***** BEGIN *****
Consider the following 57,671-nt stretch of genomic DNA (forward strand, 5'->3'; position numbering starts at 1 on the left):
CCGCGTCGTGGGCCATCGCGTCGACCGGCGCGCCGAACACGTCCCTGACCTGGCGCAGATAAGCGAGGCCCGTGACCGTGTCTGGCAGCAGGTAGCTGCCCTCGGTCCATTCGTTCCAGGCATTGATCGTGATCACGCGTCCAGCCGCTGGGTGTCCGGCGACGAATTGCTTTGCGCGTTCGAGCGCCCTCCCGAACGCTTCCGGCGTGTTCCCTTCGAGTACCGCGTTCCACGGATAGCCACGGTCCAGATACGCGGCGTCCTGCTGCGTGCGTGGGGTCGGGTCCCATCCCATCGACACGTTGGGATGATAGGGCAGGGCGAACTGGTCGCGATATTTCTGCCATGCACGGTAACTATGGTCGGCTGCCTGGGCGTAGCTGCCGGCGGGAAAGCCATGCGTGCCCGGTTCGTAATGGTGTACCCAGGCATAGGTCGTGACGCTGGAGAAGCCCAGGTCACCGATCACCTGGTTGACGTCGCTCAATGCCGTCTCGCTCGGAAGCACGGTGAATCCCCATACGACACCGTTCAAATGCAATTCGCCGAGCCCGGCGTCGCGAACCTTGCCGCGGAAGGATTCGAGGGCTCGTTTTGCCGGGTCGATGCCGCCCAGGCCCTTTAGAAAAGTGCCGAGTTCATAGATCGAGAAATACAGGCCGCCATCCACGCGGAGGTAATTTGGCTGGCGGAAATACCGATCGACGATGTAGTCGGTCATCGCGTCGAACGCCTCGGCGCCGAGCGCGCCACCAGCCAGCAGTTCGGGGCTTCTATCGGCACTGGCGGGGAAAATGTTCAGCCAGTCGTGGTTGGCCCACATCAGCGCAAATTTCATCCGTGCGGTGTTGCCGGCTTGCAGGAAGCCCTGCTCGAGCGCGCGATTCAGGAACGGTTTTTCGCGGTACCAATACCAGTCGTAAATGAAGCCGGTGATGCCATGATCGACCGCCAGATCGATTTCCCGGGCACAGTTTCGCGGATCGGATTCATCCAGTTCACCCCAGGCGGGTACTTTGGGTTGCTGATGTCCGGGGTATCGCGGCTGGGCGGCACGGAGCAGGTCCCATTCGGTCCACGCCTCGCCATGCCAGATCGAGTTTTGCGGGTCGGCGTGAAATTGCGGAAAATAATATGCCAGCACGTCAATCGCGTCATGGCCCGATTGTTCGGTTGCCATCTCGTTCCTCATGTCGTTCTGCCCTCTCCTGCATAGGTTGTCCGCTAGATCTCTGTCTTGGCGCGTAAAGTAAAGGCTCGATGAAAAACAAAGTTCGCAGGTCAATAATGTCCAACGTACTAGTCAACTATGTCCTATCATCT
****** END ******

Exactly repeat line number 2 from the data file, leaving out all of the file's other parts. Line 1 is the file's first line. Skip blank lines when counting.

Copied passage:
CCGCGTCGTGGGCCATCGCGTCGACCGGCGCGCCGAACACGTCCCTGACCTGGCGCAGATAAGCGAGGCCCGTGACCGTGTCTGGCAGCAGGTAGCTGCCCTCGGTCCATTCGTTCCAGGCATTGATCGTGATCACGCGTCCAGCCGCTGGGTGTCCGGCGACGAATTGCTTTGCGCGTTCGAGCGCCCTCCCGAACGCTTCCGGCGTGTTCCCTTCGAGTACCGCGTTCCACGGATAGCCACGGTCCAGATACGCGGCGTCCTGCTGCGTGCGTGGGGTCGGGTCCCATCCCATCGACACGTTGGGATGATAGGGCAGGGCGAACTGGTCGCGATATTTCTGCCATGCACGGTAACTATGGTCGGCTGCCTGGGCGTAGCTGCCGGCGGGAAAGCCATGCGTGCCCGGTTCGTAATGGTGTACCCAGGCATAGGTCGTGACGCTGGAGAAGCCCAGGTCACCGATCACCTGGTTGACGTCGCTCAATGCCGTCTCGCTCGGAAGCACGGTGAATCCCCATACGACACCGTTCAAATGCAATTCGCCGAGCCCGGCGTCGCGAACCTTGCCGCGGAAGGATTCGAGGGCTCGTTTTGCCGGGTCGATGCCGCCCAGGCCCTTTAGAAAAGTGCCGAGTTCATAGATCGAGAAATACAGGCCGCCATCCACGCGGAGGTAATTTGGCTGGCGGAAATACCGATCGACGATGTAGTCGGTCATCGCGTCGAACGCCTCGGCGCCGAGCGCGCCACCAGCCAGCAGTTCGGGGCTTCTATCGGCACTGGCGGGGAAAATGTTCAGCCAGTCGTGGTTGGCCCACATCAGCGCAAATTTCATCCGTGCGGTGTTGCCGGCTTGCAGGAAGCCCTGCTCGAGCGCGCGATTCAGGAACGGTTTTTCGCGGTACCAATACCAGTCGTAAATGAAGCCGGTGATGCCATGATCGACCGCCAGATCGATTTCCCGGGCACAGTTTCGCGGATCGGATTCATCCAGTTCACCCCAGGCGGGTACTTTGGGTTGCTGATGTCCGGGGTATCGCGGCTGGGCGGCACGGAGCAGGTCCCATTCGGTCCACGCCTCGCCATGCCAGATCGAGTTTTGCGGGTCGGCGTGAAATTGCGGAAAATAATATGCCAGCACGTCAATCGCGTCATGGCCCGATTGTTCGGTTGCCATCTCGTTCCTCATGTCGTTCTGCCCTCTCCTGCATAGGTTGTCCGCTAGATCTCTGTCTTGGCGCGTAAAGTAAAGGCTCGATGAAAAACAAAGTTCGCAGGTCAATAATGTCCAACGTACTAGTCAACTATGTCCTATCATCT